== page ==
MADISON, Wis. (SPECTRUM NEWS) – Humidity can reach high levels in the summer, and farmers feel it more than most people because of their crops.
“It can get pretty hot and humid in the microclimate of a corn field,” said Wisconsin farmer Scott Fleming. “When you’re in there, there’s not a lot of air movement, and the humidity is pretty high.”
Humidity levels increase in crop fields like soybeans and corn, according to UW-Madison Agronomy Professor Joe Lauer. Crops pull water from the ground and evaporate the moisture on the surface.
“Corn, like you and I sweat, basically perspires,” said Lauer. “I mean you can feel it when you're in the field but to really influence our weather and things like that it would take square miles, I mean lots of area to really be able to influence the weather if you will.”
Crop fields are only a supplement to the humidity, according to UW-Madison Agronomy Department Chair Chris Kucharik. The crops aren’t the only source of humidity.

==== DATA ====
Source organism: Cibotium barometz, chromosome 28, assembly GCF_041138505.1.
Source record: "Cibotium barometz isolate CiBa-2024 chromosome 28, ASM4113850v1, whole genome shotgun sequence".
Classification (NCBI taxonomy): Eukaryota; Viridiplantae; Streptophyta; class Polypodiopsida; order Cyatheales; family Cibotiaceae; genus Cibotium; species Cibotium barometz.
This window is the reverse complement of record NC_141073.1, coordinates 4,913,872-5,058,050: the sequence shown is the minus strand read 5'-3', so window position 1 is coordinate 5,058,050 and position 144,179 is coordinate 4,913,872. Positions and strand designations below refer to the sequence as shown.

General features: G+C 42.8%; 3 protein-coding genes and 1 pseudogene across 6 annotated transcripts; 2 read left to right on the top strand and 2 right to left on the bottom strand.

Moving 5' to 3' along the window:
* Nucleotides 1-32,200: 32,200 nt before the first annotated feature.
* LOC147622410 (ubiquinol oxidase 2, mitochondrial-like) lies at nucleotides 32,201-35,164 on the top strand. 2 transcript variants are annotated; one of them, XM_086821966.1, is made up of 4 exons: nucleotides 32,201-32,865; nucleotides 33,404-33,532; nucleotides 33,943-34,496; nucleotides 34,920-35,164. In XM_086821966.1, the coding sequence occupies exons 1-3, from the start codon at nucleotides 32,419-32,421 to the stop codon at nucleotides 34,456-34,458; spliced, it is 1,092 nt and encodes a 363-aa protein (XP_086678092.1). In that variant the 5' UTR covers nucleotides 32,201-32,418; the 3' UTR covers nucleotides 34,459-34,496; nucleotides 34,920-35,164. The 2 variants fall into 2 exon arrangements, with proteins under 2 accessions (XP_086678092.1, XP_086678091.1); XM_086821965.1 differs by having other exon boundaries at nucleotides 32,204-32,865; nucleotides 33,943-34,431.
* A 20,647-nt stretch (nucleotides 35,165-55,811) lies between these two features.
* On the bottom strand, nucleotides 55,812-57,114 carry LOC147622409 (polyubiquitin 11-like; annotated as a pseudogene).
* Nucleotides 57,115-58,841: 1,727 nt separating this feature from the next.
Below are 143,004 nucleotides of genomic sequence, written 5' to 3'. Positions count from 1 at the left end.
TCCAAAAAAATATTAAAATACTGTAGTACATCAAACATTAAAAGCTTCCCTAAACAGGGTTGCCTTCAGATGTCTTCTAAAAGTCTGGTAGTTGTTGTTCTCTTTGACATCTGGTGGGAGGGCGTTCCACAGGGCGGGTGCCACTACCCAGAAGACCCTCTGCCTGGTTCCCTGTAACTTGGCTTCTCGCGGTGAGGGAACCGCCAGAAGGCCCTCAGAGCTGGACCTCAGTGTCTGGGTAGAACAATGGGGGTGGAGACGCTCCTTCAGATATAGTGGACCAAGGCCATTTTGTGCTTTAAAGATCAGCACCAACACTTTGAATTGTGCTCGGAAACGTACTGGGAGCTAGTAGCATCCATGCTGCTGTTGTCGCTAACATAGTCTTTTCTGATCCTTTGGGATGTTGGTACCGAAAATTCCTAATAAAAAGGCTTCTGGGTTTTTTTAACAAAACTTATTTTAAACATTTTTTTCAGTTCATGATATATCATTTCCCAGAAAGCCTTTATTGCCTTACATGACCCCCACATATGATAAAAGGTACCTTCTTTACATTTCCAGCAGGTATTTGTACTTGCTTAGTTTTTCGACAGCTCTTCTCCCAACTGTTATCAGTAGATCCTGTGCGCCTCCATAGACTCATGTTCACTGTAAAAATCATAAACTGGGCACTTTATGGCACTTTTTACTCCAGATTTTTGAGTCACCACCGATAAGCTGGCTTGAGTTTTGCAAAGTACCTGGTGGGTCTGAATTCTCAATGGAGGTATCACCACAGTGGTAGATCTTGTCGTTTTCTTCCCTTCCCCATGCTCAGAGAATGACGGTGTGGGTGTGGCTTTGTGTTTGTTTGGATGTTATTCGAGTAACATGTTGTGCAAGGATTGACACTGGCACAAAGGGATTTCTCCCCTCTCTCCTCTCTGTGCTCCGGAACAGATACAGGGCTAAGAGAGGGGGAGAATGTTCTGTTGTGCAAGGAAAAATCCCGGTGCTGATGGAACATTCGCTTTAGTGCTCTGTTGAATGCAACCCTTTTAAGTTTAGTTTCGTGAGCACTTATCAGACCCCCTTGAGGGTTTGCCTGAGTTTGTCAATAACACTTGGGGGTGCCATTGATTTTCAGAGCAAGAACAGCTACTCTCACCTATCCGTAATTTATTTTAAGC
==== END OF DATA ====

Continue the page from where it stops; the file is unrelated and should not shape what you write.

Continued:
“If corn wasn’t growing here, it still would have been humid, but maybe having the corn here is adding a few extra degrees to the dew point,” Kucharik said.
He also said there’s no specific data on the exact difference in humidity. However, as fields get denser, their dew points increase. Dew points are a way to measure humidity.
“We can only point to some longer term observations and trends that show as corn planting density has gone up over the last few decades,” said Kucharik. “You're basically planting more and more corn plants on a field that dew points have generally trended upwards across the Midwest at a variety of places.”
Cities are often hotter than rural areas, called a heat island effect. Kucharik said field-dense areas endure the same characteristic during summer months.